Thursday, November 5, 2015

Learning Foundations in Clinical Care by Rachel Black

            During our stay at the Palo Verde OTS research station in the national park we had the opportunity to visit a CAIS, or Centro de Atención Integral en Salud, which is kind of like an intermediate step between a local EBAIS (Equipos Básicos de Atención Integral en Salud) and a hospital. We were lead through the facilities by a physician, seeing each of the specialties and talking about the different health services and care the patients can receive there. We walked through the premises fairly quickly, but ended up spending a lot of time in the room where patients with CKD, chronic kidney disease, can receive peritoneal dialysis.
We learned that chronic kidney disease has reached epidemic proportions in plantation workers in Mesoamerica, and therefore it is often referred to as Mesoamerican nephropathy. Patients with this disease are often impaired from work and rely on peritoneal dialysis or hemodialysis for survival. Peritoneal dialysis uses the peritoneal membrane of the cavity as a filter to transport a form of saline fluid across the membrane, removing the waste from the cavity as the clean solution is pumped in. Fortunately, this treatment can be done in a nearby CAIS or in the comfort of the patient’s own home, but the membrane is under a considerable amount of stress and usually only lasts for around five years.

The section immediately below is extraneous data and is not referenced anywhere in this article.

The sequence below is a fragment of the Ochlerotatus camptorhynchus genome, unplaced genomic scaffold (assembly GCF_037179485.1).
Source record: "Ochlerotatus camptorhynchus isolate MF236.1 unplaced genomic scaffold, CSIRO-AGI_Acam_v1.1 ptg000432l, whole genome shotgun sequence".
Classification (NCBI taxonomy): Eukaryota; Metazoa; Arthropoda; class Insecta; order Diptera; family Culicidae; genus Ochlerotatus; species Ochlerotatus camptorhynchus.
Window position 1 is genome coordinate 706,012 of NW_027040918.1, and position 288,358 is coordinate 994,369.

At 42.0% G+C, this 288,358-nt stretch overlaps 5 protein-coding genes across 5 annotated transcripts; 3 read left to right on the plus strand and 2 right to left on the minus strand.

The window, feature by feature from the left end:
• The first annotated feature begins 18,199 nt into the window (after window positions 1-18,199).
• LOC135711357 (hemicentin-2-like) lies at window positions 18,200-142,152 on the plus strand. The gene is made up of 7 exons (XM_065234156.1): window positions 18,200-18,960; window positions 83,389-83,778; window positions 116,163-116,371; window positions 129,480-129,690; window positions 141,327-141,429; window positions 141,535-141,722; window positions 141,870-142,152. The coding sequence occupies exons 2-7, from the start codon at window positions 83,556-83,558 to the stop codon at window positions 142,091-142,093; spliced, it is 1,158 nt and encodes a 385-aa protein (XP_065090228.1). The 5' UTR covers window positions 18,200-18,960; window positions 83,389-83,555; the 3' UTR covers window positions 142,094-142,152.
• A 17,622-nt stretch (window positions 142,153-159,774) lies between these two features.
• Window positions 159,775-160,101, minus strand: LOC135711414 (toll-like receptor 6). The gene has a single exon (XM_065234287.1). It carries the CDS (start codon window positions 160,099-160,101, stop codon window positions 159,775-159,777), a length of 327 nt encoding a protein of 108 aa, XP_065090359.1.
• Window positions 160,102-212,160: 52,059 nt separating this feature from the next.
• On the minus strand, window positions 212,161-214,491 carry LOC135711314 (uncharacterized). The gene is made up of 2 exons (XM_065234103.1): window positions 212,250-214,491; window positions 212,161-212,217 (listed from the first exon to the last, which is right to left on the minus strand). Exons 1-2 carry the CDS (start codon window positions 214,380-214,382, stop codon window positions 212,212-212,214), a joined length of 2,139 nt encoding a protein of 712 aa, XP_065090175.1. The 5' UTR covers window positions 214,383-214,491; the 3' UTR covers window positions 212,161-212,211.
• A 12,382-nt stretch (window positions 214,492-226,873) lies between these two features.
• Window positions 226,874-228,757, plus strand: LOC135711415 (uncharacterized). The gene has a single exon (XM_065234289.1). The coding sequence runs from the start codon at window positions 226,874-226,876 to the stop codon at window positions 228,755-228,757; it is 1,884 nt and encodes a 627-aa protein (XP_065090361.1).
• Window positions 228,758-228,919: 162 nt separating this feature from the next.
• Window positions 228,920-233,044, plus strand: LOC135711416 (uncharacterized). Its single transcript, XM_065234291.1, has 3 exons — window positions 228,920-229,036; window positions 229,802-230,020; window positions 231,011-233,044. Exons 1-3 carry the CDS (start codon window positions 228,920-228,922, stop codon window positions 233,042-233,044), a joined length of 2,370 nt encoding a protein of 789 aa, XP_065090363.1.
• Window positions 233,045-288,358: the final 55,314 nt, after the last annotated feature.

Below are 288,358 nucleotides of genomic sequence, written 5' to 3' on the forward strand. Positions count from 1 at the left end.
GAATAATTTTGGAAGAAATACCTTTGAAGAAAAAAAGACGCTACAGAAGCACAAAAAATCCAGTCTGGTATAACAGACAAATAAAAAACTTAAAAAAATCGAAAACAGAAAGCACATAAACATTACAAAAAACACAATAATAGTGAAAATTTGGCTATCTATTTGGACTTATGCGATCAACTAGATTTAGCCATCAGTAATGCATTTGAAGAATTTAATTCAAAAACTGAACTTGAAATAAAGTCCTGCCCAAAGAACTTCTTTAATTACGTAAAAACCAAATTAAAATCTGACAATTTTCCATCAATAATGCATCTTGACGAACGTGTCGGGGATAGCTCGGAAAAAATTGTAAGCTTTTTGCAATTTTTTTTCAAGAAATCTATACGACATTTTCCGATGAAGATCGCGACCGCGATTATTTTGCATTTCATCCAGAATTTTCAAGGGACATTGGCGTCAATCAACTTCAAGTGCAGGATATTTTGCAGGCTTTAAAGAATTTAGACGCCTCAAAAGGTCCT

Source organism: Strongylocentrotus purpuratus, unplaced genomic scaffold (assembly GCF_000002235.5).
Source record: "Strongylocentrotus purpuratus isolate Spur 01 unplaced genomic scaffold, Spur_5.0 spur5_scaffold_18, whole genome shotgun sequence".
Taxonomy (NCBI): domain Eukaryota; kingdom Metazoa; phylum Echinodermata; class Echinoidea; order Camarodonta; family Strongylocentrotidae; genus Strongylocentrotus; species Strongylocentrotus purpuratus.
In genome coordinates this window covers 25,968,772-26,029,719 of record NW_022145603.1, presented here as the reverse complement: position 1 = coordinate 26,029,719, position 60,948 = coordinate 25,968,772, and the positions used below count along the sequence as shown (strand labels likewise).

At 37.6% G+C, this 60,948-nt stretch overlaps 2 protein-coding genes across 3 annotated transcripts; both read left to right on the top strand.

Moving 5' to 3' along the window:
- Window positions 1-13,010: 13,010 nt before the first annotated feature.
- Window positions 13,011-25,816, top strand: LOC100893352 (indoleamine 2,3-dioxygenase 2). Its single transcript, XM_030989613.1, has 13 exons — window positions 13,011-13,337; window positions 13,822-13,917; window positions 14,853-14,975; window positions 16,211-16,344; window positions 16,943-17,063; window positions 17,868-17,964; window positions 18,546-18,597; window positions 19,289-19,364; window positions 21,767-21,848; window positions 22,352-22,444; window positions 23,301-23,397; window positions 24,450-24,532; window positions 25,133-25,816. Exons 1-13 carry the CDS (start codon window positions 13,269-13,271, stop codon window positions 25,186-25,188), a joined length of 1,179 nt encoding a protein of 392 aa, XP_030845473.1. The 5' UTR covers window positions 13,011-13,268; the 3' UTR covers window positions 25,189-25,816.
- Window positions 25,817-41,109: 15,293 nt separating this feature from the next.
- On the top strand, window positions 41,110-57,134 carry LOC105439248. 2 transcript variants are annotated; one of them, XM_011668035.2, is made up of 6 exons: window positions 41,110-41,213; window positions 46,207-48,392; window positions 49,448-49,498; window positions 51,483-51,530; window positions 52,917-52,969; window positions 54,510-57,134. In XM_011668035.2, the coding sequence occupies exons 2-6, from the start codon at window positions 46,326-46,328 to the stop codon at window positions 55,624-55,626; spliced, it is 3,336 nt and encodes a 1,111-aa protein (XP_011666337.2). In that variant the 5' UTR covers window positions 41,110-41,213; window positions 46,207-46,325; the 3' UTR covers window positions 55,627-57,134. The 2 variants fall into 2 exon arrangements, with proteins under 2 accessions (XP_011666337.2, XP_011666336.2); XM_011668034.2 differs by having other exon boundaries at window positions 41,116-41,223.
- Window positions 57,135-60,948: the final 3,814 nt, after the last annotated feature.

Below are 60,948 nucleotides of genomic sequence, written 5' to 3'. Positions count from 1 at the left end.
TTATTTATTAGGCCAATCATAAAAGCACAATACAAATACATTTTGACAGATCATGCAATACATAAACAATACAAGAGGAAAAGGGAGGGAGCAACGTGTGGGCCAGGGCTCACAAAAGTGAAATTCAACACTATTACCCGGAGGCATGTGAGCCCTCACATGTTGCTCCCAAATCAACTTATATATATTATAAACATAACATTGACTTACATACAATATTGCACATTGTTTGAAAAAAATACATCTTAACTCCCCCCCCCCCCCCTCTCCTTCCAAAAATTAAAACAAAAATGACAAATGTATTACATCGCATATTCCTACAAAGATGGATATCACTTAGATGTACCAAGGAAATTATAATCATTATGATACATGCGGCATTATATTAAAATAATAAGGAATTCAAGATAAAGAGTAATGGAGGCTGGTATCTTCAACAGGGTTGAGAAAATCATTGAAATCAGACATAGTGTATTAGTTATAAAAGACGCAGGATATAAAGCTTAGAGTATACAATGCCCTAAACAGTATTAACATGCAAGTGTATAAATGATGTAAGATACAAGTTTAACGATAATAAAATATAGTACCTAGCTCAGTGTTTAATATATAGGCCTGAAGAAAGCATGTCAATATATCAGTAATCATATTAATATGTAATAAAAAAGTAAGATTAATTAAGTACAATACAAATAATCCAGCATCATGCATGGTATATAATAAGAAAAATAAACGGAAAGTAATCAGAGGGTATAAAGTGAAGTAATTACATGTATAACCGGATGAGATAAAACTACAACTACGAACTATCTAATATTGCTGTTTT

Hearing the statistics and odds of surviving this disease was shocking to me; until coming to Palo Verde, I had never heard about this disease, much less its prevalence and impact on the lives and families of these workers. I’m definitely a ‘fix-it’ type of person, so initially it was frustrating to me that there are very little preventive programs in place and the causes seem unclear or underrepresented. However, something so little was comforting to me: while the physician was describing the patients and the dialysis treatment he said something to the effect of, “It’s hard, but I really like spending time with the patients here”. Over the semester we have toured a handful of clinics and hospitals, both private and public, but this was the first time one of the doctors mentioned what it was like to interact with and care for actual patients.

While it is still heartbreaking that thousands of people are suffering from this disease and many other neglected diseases, his simple statement reminded me that medical care is often more than a curative treatment or medication. I love other people and obviously want to see them at their healthiest, but sometimes caring for others, even in a clinical setting, can be as simple as being there and spending time with them.

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